Being charged with DUI in Oklahoma can, depending on the circumstances, be akin to a waking nightmare — especially if you have already used up your first-time conviction misdemeanor allotment and are now facing a felony charge. There are not many things that can make the situation worse in such an event, but one of them is if you were taking along a child in the vehicle when you were pulled over.

Not making a potentially bad situation even worse by putting a minor into harm’s way seems like common sense, but judgment is one of the first characteristics to be adversely affected when a person has too much to drink.  Every year police in Oklahoma arrest hundreds of suspected drunk drivers who have children in the vehicle with them; ask most any police officer in Oklahoma, and he or she can probably recite from memory instances of seeing children in vehicles that they have pulled over based on the suspicion that the driver was intoxicated.

And if anecdotal evidence is not enough, then there is the statistical evidence to consider: in 2014 alone, the number of car crashes involving drug-or-alcohol intoxicated drivers with children under the age of 16 in the car was slightly more than 400 (seven of whom did not survive the experience) — and that does not count the number of incidents with children present that did not involve a collision of some kind.

One way to look at criminal laws is as a way that the state intervenes to govern people who prove unable to govern themselves. In this sense, Oklahoma law takes a dim view of drivers whosuccumb to the temptation to not only combine intoxicants and driving but add children into the mix as well. In 2009 the state enacted a law making such behavior a felony in its own right, with an incarceration penalty of up to four years and topped off with a fine that can amount to as much as $5,000. Even non-drivers can feel the effects of this law: a parent who knowingly or negligently allows a child to be in a car with an intoxicated driver is subject to the same criminal sanctions as the driver. “But I wasn’t driving!” is no excuse, in the same way that the Oklahoma’s “actual physical control” law penalizes drunk drivers who think that parking their vehicle will get them off the hook.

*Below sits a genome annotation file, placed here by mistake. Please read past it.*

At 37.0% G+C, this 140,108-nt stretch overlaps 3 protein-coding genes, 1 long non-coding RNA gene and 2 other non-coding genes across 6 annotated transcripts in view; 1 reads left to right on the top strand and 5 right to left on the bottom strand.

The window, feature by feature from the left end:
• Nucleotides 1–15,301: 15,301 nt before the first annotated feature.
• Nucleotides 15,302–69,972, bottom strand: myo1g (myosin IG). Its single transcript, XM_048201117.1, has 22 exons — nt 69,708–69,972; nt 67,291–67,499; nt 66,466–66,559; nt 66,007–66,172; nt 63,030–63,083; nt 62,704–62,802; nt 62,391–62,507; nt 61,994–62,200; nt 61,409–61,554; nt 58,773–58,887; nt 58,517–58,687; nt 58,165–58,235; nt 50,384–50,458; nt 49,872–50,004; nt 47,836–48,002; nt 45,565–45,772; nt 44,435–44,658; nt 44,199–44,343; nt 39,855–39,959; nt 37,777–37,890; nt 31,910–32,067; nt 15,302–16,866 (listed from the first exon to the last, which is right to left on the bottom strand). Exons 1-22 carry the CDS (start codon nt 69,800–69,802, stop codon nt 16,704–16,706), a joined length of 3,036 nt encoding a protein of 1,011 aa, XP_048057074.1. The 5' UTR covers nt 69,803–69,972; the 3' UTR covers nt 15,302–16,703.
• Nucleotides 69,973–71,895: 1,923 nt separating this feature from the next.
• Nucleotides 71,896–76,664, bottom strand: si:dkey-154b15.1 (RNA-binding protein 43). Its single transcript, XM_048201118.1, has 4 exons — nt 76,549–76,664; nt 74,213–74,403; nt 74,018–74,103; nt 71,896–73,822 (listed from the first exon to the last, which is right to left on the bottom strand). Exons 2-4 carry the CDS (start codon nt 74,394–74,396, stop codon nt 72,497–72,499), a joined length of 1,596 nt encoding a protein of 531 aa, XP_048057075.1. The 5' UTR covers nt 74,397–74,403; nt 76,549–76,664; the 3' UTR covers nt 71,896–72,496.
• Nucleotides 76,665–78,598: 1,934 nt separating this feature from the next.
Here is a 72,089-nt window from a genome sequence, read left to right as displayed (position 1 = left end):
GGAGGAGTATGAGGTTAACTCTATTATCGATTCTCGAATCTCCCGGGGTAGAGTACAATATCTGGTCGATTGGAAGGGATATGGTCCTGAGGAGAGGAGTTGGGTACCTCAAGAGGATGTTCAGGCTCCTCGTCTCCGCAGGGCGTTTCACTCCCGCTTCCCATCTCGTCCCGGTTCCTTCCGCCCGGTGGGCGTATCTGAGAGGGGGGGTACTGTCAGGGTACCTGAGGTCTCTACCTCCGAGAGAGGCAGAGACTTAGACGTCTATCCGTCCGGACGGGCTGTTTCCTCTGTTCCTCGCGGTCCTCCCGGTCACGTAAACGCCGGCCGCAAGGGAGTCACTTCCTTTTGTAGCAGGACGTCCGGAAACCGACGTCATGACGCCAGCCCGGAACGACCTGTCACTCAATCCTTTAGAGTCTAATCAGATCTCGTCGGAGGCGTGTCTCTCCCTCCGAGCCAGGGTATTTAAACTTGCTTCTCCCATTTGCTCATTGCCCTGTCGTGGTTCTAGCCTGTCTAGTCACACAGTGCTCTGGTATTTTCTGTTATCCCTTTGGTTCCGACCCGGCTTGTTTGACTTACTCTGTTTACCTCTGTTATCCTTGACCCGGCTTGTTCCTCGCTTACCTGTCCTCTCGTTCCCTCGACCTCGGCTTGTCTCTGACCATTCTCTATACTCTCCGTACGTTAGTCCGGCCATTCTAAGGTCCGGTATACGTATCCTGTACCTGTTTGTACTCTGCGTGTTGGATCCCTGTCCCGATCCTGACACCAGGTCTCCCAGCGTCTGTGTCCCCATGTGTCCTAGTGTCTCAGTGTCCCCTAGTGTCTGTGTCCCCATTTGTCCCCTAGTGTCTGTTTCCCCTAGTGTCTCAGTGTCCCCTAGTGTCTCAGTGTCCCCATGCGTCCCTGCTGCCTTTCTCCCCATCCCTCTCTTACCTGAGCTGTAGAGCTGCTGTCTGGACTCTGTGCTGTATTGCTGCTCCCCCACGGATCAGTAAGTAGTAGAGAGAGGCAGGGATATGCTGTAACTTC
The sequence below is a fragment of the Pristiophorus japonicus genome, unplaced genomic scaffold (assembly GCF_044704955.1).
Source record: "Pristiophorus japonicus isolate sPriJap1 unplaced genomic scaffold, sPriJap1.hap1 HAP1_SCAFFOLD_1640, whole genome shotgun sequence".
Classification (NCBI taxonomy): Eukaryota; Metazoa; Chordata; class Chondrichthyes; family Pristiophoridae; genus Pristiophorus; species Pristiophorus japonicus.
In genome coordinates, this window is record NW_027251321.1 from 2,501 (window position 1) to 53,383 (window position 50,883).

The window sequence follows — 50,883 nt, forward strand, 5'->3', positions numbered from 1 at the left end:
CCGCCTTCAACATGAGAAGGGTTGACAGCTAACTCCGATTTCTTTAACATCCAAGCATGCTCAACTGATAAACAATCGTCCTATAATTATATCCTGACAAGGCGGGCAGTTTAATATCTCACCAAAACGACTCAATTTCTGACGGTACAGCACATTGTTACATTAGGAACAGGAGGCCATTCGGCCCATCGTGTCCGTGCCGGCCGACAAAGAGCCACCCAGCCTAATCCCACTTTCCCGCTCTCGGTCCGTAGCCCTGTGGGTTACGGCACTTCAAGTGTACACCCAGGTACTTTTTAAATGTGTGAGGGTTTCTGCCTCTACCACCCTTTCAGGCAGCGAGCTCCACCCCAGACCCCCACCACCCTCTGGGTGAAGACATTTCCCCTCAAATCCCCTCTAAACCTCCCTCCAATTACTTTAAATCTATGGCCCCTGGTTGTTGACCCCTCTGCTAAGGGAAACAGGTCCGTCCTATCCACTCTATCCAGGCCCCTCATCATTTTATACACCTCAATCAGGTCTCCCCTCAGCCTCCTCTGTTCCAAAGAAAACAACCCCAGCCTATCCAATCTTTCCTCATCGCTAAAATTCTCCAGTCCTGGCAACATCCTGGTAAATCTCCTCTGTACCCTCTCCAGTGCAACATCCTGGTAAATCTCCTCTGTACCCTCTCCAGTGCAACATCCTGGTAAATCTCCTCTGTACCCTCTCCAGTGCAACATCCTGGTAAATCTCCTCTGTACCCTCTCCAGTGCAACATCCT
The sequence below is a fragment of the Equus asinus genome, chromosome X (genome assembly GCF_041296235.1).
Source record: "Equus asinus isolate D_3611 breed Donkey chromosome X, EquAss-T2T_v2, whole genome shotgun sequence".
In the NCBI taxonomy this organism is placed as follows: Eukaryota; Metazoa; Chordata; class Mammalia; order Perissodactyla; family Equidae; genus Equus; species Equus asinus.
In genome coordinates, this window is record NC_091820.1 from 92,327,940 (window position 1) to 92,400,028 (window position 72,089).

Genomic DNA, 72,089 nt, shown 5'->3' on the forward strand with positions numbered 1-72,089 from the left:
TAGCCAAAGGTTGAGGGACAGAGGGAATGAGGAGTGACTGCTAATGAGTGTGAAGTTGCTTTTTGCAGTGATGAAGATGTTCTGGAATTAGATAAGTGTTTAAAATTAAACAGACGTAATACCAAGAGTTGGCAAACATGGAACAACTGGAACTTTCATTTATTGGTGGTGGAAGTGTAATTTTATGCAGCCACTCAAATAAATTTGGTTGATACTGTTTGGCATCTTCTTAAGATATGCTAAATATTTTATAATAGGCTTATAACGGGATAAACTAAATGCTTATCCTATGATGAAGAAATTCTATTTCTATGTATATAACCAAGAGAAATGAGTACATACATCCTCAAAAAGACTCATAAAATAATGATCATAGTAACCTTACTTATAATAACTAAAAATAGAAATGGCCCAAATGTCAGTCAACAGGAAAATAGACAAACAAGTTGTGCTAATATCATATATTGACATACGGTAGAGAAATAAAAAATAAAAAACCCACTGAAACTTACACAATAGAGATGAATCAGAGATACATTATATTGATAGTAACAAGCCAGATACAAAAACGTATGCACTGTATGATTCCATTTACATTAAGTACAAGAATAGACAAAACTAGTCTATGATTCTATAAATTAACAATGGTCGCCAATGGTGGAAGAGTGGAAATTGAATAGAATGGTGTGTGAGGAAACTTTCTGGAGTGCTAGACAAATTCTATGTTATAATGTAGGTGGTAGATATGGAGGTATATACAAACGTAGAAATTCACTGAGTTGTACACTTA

The best way to avoid being charged with child endangerment in combination with drunk driving is to not drink and drive. But if for any reason you still find yourself so accused, then the next best line of defense is to seek the assistance of not just any legal counsel, but an attorney whose practice includes a strong emphasis on defending clients in DUI cases. In this way, you can be sure of having the best chance of having charges dismissed, or being acquitted, or at least coming away from the experience with the least severe penalty possible given your situation. 

If you or a loved one has been charge with a alcohol related crime, contact Oklahoma’s leading DUI Defense team at the Hunsucker Legal Group for your free consultation. Call 405-231-5600.  Our phones are answered 24 hours-7 days a week.